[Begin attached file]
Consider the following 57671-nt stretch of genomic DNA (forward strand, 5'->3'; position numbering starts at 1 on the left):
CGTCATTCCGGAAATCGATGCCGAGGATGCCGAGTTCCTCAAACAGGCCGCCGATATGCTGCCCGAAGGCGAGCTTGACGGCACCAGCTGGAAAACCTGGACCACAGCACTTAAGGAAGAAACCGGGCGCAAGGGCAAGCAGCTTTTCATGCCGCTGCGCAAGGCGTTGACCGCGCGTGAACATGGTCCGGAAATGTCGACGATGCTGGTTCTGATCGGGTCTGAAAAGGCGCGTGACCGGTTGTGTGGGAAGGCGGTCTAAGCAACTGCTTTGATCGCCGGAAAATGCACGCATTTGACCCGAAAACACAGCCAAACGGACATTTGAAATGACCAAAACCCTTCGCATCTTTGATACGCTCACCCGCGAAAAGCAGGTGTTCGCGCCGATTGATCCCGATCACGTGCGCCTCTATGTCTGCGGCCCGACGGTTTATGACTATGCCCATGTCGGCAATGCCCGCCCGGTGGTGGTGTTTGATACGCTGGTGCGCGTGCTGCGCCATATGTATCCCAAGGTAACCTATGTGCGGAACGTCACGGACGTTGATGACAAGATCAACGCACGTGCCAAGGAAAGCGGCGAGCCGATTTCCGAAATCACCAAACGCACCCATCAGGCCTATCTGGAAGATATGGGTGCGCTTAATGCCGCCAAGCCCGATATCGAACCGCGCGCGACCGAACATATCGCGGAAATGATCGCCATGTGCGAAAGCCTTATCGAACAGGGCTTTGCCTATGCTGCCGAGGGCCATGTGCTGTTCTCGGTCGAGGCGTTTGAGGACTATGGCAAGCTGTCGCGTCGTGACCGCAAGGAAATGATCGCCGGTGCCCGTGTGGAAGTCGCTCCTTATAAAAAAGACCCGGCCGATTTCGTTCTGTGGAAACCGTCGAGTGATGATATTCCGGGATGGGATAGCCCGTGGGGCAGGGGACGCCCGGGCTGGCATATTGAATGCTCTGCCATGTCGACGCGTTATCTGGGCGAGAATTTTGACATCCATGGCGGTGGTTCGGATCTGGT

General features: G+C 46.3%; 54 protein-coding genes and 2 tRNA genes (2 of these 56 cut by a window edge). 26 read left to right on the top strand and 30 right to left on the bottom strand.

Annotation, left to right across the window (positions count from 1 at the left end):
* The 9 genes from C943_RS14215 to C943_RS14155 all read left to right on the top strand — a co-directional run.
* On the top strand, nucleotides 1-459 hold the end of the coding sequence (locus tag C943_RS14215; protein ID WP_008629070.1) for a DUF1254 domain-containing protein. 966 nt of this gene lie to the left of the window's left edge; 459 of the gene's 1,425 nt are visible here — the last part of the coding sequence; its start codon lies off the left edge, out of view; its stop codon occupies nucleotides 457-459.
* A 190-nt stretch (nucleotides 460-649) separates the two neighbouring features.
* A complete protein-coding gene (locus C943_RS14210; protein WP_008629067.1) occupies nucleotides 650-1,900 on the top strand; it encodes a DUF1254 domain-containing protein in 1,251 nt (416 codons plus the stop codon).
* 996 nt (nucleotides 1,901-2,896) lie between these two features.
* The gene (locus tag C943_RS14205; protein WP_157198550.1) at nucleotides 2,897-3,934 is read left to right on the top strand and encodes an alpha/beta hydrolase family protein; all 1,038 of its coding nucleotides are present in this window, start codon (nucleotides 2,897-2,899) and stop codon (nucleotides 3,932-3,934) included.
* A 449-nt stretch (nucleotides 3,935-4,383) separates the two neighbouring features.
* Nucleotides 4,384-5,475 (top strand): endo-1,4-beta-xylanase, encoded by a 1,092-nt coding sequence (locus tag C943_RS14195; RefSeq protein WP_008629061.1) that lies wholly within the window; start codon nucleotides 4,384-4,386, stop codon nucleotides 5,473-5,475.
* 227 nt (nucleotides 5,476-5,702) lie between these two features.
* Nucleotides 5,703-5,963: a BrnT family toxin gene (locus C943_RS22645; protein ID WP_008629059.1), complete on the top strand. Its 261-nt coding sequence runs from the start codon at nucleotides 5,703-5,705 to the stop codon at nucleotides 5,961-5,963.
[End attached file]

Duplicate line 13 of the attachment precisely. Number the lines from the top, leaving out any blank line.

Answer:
* 227 nt (nucleotides 5,476-5,702) lie between these two features.